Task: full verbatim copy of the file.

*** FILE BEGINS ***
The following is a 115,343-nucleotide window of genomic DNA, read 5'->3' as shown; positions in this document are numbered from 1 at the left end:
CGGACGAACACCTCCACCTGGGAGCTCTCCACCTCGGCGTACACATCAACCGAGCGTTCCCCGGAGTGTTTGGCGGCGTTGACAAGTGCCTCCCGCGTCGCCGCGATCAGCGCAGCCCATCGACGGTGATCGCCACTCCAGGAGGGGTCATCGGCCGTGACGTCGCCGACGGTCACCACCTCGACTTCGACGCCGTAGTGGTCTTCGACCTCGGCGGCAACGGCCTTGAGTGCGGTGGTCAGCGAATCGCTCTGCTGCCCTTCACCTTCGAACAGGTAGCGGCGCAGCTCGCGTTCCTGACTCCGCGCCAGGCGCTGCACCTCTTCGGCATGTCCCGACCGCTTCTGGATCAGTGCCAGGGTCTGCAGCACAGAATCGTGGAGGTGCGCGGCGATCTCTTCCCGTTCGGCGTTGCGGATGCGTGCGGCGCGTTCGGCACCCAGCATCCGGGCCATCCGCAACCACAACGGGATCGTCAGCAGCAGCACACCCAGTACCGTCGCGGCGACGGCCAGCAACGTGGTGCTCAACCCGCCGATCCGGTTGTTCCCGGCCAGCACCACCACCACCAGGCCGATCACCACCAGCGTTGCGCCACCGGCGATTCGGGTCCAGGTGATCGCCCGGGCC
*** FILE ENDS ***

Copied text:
The following is a 115,343-nucleotide window of genomic DNA, read 5'->3' as shown; positions in this document are numbered from 1 at the left end:
CGGACGAACACCTCCACCTGGGAGCTCTCCACCTCGGCGTACACATCAACCGAGCGTTCCCCGGAGTGTTTGGCGGCGTTGACAAGTGCCTCCCGCGTCGCCGCGATCAGCGCAGCCCATCGACGGTGATCGCCACTCCAGGAGGGGTCATCGGCCGTGACGTCGCCGACGGTCACCACCTCGACTTCGACGCCGTAGTGGTCTTCGACCTCGGCGGCAACGGCCTTGAGTGCGGTGGTCAGCGAATCGCTCTGCTGCCCTTCACCTTCGAACAGGTAGCGGCGCAGCTCGCGTTCCTGACTCCGCGCCAGGCGCTGCACCTCTTCGGCATGTCCCGACCGCTTCTGGATCAGTGCCAGGGTCTGCAGCACAGAATCGTGGAGGTGCGCGGCGATCTCTTCCCGTTCGGCGTTGCGGATGCGTGCGGCGCGTTCGGCACCCAGCATCCGGGCCATCCGCAACCACAACGGGATCGTCAGCAGCAGCACACCCAGTACCGTCGCGGCGACGGCCAGCAACGTGGTGCTCAACCCGCCGATCCGGTTGTTCCCGGCCAGCACCACCACCACCAGGCCGATCACCACCAGCGTTGCGCCACCGGCGATTCGGGTCCAGGTGATCGCCCGGGCC